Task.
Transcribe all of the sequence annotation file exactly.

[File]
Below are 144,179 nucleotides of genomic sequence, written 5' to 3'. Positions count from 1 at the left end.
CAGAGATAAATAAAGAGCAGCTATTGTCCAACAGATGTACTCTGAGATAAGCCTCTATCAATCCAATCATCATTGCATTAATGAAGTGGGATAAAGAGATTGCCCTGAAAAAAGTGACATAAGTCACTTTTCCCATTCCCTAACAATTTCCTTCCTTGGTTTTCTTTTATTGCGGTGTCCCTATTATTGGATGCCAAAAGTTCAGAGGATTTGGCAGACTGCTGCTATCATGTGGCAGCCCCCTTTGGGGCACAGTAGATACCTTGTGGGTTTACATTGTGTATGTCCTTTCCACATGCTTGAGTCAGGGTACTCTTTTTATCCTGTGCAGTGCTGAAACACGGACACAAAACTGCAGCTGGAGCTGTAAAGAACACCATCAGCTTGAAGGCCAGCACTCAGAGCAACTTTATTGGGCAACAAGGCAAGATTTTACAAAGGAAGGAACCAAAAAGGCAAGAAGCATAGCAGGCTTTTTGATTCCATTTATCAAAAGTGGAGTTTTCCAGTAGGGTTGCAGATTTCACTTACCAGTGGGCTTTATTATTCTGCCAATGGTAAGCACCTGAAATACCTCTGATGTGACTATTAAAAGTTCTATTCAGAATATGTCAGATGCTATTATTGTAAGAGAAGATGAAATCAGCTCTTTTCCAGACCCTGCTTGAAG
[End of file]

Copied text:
Below are 144,179 nucleotides of genomic sequence, written 5' to 3'. Positions count from 1 at the left end.
CAGAGATAAATAAAGAGCAGCTATTGTCCAACAGATGTACTCTGAGATAAGCCTCTATCAATCCAATCATCATTGCATTAATGAAGTGGGATAAAGAGATTGCCCTGAAAAAAGTGACATAAGTCACTTTTCCCATTCCCTAACAATTTCCTTCCTTGGTTTTCTTTTATTGCGGTGTCCCTATTATTGGATGCCAAAAGTTCAGAGGATTTGGCAGACTGCTGCTATCATGTGGCAGCCCCCTTTGGGGCACAGTAGATACCTTGTGGGTTTACATTGTGTATGTCCTTTCCACATGCTTGAGTCAGGGTACTCTTTTTATCCTGTGCAGTGCTGAAACACGGACACAAAACTGCAGCTGGAGCTGTAAAGAACACCATCAGCTTGAAGGCCAGCACTCAGAGCAACTTTATTGGGCAACAAGGCAAGATTTTACAAAGGAAGGAACCAAAAAGGCAAGAAGCATAGCAGGCTTTTTGATTCCATTTATCAAAAGTGGAGTTTTCCAGTAGGGTTGCAGATTTCACTTACCAGTGGGCTTTATTATTCTGCCAATGGTAAGCACCTGAAATACCTCTGATGTGACTATTAAAAGTTCTATTCAGAATATGTCAGATGCTATTATTGTAAGAGAAGATGAAATCAGCTCTTTTCCAGACCCTGCTTGAAG